Christianity is dying!
No it’s not.
Yes it is.
It’s just a flesh wound!
Anyway, it’s mostly liberal mainline churches that are doomed.
Evangelicals are in trouble too.
All right… we’ll call it a draw.
That basically sums up debate over the Pew study on America’s changing religious landscape.
The rise of the “nones,” those who claim no religious affiliation, can be partly explained by the collapse of cultural Christianity, as Ed Stetzer argues. Mainline churches have been hit the hardest because we had the greatest share of “nominals”—those affiliated with the church for reasons other than a deep-seated commitment to Christ. Our churches once enjoyed disproportionate cultural influence, wealth, and privilege—which is why half of America’s presidents were either Episcopalian, Methodist, or Presbyterian.
Those days are gone. Christianity’s cultural dominance is waning, so there’s little reason left to be part of the church other than a deep-seated commitment to Christ.
This is not a bad thing.
But to suggest, as some conservatives have, that liberalism is to blame—and that conservative evangelicals have nothing to fear—is painfully shortsighted.
For one thing, evangelicalism’s share of the overall population is shrinking too. Attempts to explain away this decline aren’t convincing. If religion were a business—and let’s face it: we treat it like one, which is why we argue over numbers like these—then somebody’s job would be in jeopardy over the drop in evangelical “market share” the last few years.
For another thing—to echo Jonathan Merritt—if liberal drift is responsible for a 3.4% decline among mainline churches, how do we explain a 3.1% decline among Roman Catholics?
In the US, Christianity as a whole is losing influence—evangelical, mainline, Catholic. We’re all in decline.
However, that’s bitter comfort for mainliners who are currently winning the race to the bottom.
The reality is, evangelicals have no business gloating over the decline of mainline Christianity, and faithful mainliners should take no comfort that evangelicals are in the same boat.
We have bigger things to wrestle with—namely, what the future looks like for us.
I’m an evangelical-turned-Episcopalian. I want my newfound spiritual home to have a future—for my kids’ sake and for the world’s sake. I believe we have something profoundly meaningful to offer. But change is coming, and if we fight it, we will die.
Here are six ways I think mainline churches can turn a shifting landscape into an opportunity for renewal…
1. Embrace the decline.
We don’t have the same cultural cache we used to. Good. As I’ve written elsewhere, privilege breeds complacency. The sooner we let go of it, the better.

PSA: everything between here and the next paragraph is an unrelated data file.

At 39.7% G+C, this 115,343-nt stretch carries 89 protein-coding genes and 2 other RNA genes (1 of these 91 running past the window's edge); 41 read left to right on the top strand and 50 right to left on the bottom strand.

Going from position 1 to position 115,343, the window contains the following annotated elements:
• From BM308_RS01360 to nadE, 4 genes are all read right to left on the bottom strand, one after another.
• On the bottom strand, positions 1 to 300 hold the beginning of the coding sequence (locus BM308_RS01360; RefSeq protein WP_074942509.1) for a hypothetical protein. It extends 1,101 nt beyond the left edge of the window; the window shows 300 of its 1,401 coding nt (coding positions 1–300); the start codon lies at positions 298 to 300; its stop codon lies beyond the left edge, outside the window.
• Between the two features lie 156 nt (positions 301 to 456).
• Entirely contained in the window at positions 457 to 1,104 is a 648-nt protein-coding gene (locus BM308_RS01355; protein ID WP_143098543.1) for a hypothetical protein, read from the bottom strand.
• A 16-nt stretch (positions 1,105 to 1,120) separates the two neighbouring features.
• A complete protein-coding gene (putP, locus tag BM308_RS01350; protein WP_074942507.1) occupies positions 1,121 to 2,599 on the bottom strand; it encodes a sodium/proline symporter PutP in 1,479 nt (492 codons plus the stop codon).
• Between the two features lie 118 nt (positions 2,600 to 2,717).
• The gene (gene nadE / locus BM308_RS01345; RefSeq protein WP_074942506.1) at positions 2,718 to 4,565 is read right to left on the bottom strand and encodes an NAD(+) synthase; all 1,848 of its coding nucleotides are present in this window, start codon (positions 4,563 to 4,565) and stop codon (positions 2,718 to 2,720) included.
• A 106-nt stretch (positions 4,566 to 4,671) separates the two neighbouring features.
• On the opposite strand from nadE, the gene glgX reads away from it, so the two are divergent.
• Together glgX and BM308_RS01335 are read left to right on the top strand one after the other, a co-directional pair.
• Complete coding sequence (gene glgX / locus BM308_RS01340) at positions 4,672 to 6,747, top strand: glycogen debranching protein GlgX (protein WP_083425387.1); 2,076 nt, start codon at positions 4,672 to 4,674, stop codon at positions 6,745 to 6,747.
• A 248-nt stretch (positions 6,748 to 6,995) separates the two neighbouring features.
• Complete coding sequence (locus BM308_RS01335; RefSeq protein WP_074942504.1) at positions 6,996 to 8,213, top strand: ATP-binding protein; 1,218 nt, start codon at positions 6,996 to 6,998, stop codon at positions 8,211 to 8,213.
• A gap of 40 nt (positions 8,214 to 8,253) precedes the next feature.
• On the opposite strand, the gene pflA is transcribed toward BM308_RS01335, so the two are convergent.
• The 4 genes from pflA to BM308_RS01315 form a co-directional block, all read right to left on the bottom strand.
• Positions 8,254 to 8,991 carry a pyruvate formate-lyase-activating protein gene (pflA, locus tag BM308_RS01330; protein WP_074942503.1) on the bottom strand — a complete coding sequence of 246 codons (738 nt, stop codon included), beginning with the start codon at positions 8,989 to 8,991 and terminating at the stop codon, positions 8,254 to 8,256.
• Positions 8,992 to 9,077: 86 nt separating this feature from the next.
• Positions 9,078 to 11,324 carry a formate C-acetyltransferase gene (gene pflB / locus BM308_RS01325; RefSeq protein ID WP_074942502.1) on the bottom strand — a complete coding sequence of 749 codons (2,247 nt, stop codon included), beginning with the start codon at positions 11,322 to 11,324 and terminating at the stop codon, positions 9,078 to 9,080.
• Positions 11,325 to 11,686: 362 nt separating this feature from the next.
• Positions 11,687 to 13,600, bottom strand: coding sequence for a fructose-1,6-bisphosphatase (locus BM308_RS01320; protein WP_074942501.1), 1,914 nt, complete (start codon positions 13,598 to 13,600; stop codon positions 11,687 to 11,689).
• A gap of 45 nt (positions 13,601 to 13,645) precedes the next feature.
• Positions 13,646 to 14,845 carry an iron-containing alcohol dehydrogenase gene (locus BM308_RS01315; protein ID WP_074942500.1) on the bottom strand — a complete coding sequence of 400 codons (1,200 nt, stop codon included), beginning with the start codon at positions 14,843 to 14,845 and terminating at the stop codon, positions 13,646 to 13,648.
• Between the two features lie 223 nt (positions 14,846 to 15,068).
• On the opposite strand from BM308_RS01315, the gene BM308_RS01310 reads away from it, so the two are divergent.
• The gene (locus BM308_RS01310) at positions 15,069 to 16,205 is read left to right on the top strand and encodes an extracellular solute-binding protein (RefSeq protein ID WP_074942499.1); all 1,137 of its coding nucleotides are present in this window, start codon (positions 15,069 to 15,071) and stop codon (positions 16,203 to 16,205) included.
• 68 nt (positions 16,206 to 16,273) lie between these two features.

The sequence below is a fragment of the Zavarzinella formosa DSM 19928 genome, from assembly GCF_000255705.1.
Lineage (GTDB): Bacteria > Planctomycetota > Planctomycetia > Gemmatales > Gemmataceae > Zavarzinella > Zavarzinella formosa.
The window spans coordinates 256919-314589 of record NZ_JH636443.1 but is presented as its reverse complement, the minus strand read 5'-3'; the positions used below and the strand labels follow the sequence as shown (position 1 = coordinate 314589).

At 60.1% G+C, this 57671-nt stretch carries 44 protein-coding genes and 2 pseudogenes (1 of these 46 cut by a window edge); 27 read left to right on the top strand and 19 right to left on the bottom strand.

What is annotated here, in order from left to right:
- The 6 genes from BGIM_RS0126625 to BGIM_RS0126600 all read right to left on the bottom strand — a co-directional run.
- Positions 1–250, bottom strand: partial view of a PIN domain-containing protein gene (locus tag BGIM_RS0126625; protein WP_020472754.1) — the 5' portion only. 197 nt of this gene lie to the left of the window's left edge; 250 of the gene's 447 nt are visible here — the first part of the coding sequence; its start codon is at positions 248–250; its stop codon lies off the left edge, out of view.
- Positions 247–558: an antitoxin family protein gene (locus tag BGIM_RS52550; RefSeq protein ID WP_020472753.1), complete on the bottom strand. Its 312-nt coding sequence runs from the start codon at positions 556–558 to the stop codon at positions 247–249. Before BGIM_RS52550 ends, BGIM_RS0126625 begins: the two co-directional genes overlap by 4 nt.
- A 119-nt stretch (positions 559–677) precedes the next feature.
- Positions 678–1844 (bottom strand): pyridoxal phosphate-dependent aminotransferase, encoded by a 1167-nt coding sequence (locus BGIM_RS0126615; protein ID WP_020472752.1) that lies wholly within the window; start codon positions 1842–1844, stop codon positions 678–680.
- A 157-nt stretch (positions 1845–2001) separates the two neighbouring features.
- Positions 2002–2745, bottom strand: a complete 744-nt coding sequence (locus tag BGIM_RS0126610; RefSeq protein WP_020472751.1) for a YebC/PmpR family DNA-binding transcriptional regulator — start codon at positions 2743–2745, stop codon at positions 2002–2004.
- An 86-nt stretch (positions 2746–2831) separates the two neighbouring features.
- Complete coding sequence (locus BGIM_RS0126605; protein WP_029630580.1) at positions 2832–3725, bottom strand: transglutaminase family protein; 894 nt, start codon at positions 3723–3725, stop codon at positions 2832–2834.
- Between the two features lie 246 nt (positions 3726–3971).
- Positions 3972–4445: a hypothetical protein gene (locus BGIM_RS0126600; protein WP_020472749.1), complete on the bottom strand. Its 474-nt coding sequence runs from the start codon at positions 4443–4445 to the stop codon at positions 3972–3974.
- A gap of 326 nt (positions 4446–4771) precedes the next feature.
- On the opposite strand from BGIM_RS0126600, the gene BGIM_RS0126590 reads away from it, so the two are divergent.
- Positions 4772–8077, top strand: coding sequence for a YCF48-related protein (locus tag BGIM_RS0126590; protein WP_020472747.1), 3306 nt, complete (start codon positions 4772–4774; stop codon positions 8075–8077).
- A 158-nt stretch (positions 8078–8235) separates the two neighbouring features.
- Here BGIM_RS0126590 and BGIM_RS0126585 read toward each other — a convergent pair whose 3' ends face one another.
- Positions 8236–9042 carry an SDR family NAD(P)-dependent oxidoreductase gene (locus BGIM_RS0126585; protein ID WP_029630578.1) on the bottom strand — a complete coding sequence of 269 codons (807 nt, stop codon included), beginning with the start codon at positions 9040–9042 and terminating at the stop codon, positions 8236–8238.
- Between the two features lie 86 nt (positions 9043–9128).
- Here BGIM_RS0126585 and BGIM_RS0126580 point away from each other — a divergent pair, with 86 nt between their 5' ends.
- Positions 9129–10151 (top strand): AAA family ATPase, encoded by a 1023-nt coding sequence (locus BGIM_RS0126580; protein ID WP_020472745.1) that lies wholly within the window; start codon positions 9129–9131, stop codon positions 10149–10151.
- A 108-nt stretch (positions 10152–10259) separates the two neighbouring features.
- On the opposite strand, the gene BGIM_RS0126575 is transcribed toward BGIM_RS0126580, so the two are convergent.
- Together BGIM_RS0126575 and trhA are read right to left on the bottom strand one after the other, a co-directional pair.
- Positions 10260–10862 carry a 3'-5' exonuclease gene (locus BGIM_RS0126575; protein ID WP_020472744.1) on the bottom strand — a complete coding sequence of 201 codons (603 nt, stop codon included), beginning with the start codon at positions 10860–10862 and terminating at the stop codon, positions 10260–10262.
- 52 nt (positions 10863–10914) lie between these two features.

It’s not the church that’s dying. It’s the edifice we’ve built around it. Let the edifice die. We’ve forgotten what church really looks like. The radically egalitarian movement intent on bringing heaven to earth is sometimes barely recognizable beneath the edifice.
As members of the group Episcopal Resurrection recently wrote:
We have a choice before us. We can continue, valiantly and tragically, to try to save all the rights and privileges we have previously enjoyed. We can continue to watch our church dwindle until it someday becomes an endowed museum to the faith of our forebears. We can continue business as usual until we lose our common life entirely.
Or we can lose our life for Jesus’ sake so that we might save it.
There is no resurrection without death. What are we prepared to let die so we can envision a better way of being the church?
2. Embrace the meaning behind the liturgy, not just liturgy for the sake of liturgy.
I love the sacraments. They’re part of what drew me to the Episcopal Church. I love the way the liturgy soaks into my being, the way it anchors my faith. Big-box Christianity feels like a desperate imitation of the culture; for me the liturgy is transcendent and countercultural.
We Episcopalians can be quite fond of our liturgy. But there’s a danger in becoming too fond of the thing itself, instead of what (or who) it points us to. This was brought home for me when I read Matthew Drake’s heartfelt post on why the sacraments aren’t enough to bring him back to church:
If you’re anything like me, you might view the sacraments and the liturgy as good programs that good people built after Jesus split. Programs whose faithful practice has helped people follow God through the ages. Programs which should be honored and cherished and used to this very day. But man-made programs nonetheless.
I’m cool with those programs until the minute their sacraments become sacred. When people start associating rituals (communion, baptism, the sinner’s prayer), leadership structures (prophets, priests, pastors), organizational structures (denominations, theologies, creeds), and morals (sex, marriage, crime, punishment), as fixed quantities that can be applied in homogeneous fashion… [they] become calcified idols which are now undermining the very deep truths of the even deeper mystery they were originally built to point toward.